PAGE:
Companion Planting & Gardening
Healthy Control Alternatives:
Integrated Pest Management:
Integrated Pest Management (IPM) is the combined approach of using physical, cultural, biological and chemical controls to combat pest problems. IPM focuses on the system as a whole and works towards long term solutions instead of the quick fix. IPM is site specific; it varies by ecosystem, plant and planting system. An insect's ability to adapt changes with each location it inhabits. This makes for a dynamic system.
The purpose of IPM is to minimize risk to human inhabitants and the environment in which we all live. If we can refrain from using pesticides the majority of the time, then if we must employ chemical controls, the results will be more effective and with less non-target species being impacted.
All IPM programs have the same basic five components that can be carried out in the home garden or large farm:
Identify the pest – Be sure you know who is doing the damage in order to best target control.
Observation Time– Do not react immediately upon witnessing a pest. Determine population level and look for native predators already at work. Keeping records year after year if you are a keener will also help forecast where problems will arise.
Determine threshold – A certain level of pests is necessary to maintain a healthy balance of predators in the garden. Determine how much of a population this plant can withstand without causing irreparable damage. Hint: Zero pests is not the answer.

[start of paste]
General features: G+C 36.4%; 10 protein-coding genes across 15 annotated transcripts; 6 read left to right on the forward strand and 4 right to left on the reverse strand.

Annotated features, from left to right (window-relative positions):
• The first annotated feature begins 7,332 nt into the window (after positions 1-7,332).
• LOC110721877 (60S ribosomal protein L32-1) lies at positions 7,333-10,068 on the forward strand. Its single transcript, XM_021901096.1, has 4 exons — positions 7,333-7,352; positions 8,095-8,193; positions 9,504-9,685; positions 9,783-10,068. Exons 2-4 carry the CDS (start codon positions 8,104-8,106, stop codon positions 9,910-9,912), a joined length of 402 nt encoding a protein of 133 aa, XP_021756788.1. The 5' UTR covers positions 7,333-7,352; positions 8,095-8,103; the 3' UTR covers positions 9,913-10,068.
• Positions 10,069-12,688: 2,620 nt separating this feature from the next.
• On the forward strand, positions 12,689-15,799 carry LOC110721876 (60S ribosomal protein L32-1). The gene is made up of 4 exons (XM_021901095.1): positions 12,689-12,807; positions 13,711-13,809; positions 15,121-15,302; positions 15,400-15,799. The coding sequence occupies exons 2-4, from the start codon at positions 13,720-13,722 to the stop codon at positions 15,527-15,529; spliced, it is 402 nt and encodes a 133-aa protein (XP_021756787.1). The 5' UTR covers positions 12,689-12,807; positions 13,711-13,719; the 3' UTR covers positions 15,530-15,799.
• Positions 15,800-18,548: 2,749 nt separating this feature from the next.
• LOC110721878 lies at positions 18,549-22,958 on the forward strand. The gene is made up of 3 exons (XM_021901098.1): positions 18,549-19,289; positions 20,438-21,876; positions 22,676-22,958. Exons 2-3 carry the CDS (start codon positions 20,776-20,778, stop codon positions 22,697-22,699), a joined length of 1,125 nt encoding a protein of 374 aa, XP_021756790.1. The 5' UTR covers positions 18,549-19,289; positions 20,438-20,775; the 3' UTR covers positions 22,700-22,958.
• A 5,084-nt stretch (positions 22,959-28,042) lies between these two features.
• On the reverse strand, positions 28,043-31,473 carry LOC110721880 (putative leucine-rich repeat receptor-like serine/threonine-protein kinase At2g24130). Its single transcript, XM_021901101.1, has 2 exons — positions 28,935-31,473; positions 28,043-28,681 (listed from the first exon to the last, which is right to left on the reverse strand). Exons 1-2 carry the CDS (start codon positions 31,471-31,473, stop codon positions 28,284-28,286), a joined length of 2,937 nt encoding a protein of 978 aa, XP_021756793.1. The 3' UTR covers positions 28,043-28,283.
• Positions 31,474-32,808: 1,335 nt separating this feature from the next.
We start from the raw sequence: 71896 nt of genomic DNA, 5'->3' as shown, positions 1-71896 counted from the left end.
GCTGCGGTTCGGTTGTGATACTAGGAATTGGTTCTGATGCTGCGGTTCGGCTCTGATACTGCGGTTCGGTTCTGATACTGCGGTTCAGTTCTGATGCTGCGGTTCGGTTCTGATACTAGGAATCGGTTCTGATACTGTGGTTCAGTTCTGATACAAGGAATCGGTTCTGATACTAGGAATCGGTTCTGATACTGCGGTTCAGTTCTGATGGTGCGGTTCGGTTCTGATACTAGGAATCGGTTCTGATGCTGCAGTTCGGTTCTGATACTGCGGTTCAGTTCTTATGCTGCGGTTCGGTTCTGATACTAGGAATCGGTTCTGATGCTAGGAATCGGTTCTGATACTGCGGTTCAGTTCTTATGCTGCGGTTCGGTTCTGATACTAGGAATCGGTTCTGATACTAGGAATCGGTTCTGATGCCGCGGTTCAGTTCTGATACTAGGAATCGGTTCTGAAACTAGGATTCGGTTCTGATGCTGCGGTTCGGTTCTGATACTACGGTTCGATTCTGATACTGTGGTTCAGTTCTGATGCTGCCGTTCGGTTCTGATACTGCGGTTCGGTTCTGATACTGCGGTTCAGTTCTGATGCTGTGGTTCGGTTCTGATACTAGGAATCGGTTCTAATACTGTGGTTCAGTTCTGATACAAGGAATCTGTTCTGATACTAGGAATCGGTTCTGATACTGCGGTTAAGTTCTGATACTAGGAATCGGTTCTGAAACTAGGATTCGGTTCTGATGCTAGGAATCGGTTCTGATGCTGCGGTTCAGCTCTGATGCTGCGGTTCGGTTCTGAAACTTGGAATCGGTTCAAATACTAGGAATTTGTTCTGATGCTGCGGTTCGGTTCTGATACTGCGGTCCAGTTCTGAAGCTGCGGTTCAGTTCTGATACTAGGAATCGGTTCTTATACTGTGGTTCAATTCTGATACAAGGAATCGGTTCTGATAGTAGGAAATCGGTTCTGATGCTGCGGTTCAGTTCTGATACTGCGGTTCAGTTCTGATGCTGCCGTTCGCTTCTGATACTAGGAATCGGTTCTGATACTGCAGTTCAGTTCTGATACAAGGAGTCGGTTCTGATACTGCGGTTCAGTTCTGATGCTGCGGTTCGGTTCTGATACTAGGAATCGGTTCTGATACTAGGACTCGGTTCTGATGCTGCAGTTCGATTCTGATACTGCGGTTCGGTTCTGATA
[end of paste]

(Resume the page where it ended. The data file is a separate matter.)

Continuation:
Implement cultural and physical controls – "An ounce of prevention is worth a pound of cure." Cultural control includes things like having the right plant in the right place. We want to encourage a strong healthy plant to flourish and withstand pests. If you know the plant needs full sun, do not put it in an area with dappled shade. Cultural controls also include proper pruning to eliminate areas of potential infection. There are also a number of physical controls that will stop pests dead in their tracks before ever reaching your prized beauties. Copper bands around the base of Dahlias, Reemay cloth over the cabbages, and sticky cards in the carrots go a long way in preventing an outbreak.
Apply biological controls – These are the beneficial organisms nature has produced to perform the specialized tasks of seeking out and killing harmful pests. These include: ladybugs, nematodes, lacewings, parasitic wasps, and more. We don’t have to wait for mother nature to plop them into our gardens; most are available through any reputable garden centre.
Pesticides should always be used only as a last resort. Overuse kills the native predators and parasites and aids in pests building chemical resistance. If the use of pesticides is infrequent, then when we do make that choice they will work much more effectively.
A pocket guide to discovering bugs in the garden. Ideal for the backyard gardener, garden centre employees, and gifts!
Set of 25 cards: $18.00
each card featuring info about different pests and beneficial bugs in the garden.
Bush Bean Planting:
Planting bush beans throughout your crop can be incredibly helpful when replanting in an area that has a history of pests, or to moniter the current amount of pests within your crop.
The reason for this is that bush beans are exceptionally attractive to spider mites, whitefly, and thrips, and give you a good idea of whether or not you are dealing with a pest problem; this allows you to act sooner rather than later introducing beneficial bugs to get ahead of any pests present. They're easy to grow, and serve as an excellent precautionary measure rather than facing an infestation later and having a far greater problem to tackle.